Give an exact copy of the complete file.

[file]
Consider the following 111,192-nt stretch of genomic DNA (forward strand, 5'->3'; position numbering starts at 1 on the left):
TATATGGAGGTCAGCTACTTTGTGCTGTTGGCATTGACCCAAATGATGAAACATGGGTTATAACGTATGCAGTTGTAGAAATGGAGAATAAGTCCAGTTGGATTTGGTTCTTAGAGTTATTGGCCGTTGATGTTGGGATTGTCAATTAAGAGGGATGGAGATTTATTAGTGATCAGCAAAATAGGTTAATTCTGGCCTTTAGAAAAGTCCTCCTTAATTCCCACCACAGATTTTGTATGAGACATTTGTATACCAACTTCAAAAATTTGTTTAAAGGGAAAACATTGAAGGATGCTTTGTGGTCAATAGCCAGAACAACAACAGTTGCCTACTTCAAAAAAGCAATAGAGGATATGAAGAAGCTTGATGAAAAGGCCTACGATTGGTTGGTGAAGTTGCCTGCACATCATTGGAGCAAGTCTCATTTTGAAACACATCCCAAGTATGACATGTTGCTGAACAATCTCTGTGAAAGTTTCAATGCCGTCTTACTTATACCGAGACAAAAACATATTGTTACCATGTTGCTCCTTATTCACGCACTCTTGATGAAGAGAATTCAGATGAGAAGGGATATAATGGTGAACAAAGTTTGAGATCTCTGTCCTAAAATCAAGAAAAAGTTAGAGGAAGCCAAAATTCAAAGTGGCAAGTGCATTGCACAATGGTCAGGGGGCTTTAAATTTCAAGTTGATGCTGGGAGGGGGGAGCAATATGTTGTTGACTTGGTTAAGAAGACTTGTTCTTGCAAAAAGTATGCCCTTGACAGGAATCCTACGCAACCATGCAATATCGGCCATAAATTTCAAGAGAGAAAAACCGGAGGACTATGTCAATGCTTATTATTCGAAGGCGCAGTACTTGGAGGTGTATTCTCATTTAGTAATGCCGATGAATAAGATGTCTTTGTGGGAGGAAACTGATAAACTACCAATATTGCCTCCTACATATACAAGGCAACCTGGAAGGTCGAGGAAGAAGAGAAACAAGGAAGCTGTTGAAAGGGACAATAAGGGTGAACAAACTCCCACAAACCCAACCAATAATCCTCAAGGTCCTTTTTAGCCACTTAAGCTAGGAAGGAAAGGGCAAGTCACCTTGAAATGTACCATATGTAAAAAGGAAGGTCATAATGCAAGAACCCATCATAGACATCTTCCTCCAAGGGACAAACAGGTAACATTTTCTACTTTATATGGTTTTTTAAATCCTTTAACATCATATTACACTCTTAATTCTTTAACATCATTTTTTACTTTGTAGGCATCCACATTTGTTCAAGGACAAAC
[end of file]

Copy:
Consider the following 111,192-nt stretch of genomic DNA (forward strand, 5'->3'; position numbering starts at 1 on the left):
TATATGGAGGTCAGCTACTTTGTGCTGTTGGCATTGACCCAAATGATGAAACATGGGTTATAACGTATGCAGTTGTAGAAATGGAGAATAAGTCCAGTTGGATTTGGTTCTTAGAGTTATTGGCCGTTGATGTTGGGATTGTCAATTAAGAGGGATGGAGATTTATTAGTGATCAGCAAAATAGGTTAATTCTGGCCTTTAGAAAAGTCCTCCTTAATTCCCACCACAGATTTTGTATGAGACATTTGTATACCAACTTCAAAAATTTGTTTAAAGGGAAAACATTGAAGGATGCTTTGTGGTCAATAGCCAGAACAACAACAGTTGCCTACTTCAAAAAAGCAATAGAGGATATGAAGAAGCTTGATGAAAAGGCCTACGATTGGTTGGTGAAGTTGCCTGCACATCATTGGAGCAAGTCTCATTTTGAAACACATCCCAAGTATGACATGTTGCTGAACAATCTCTGTGAAAGTTTCAATGCCGTCTTACTTATACCGAGACAAAAACATATTGTTACCATGTTGCTCCTTATTCACGCACTCTTGATGAAGAGAATTCAGATGAGAAGGGATATAATGGTGAACAAAGTTTGAGATCTCTGTCCTAAAATCAAGAAAAAGTTAGAGGAAGCCAAAATTCAAAGTGGCAAGTGCATTGCACAATGGTCAGGGGGCTTTAAATTTCAAGTTGATGCTGGGAGGGGGGAGCAATATGTTGTTGACTTGGTTAAGAAGACTTGTTCTTGCAAAAAGTATGCCCTTGACAGGAATCCTACGCAACCATGCAATATCGGCCATAAATTTCAAGAGAGAAAAACCGGAGGACTATGTCAATGCTTATTATTCGAAGGCGCAGTACTTGGAGGTGTATTCTCATTTAGTAATGCCGATGAATAAGATGTCTTTGTGGGAGGAAACTGATAAACTACCAATATTGCCTCCTACATATACAAGGCAACCTGGAAGGTCGAGGAAGAAGAGAAACAAGGAAGCTGTTGAAAGGGACAATAAGGGTGAACAAACTCCCACAAACCCAACCAATAATCCTCAAGGTCCTTTTTAGCCACTTAAGCTAGGAAGGAAAGGGCAAGTCACCTTGAAATGTACCATATGTAAAAAGGAAGGTCATAATGCAAGAACCCATCATAGACATCTTCCTCCAAGGGACAAACAGGTAACATTTTCTACTTTATATGGTTTTTTAAATCCTTTAACATCATATTACACTCTTAATTCTTTAACATCATTTTTTACTTTGTAGGCATCCACATTTGTTCAAGGACAAAC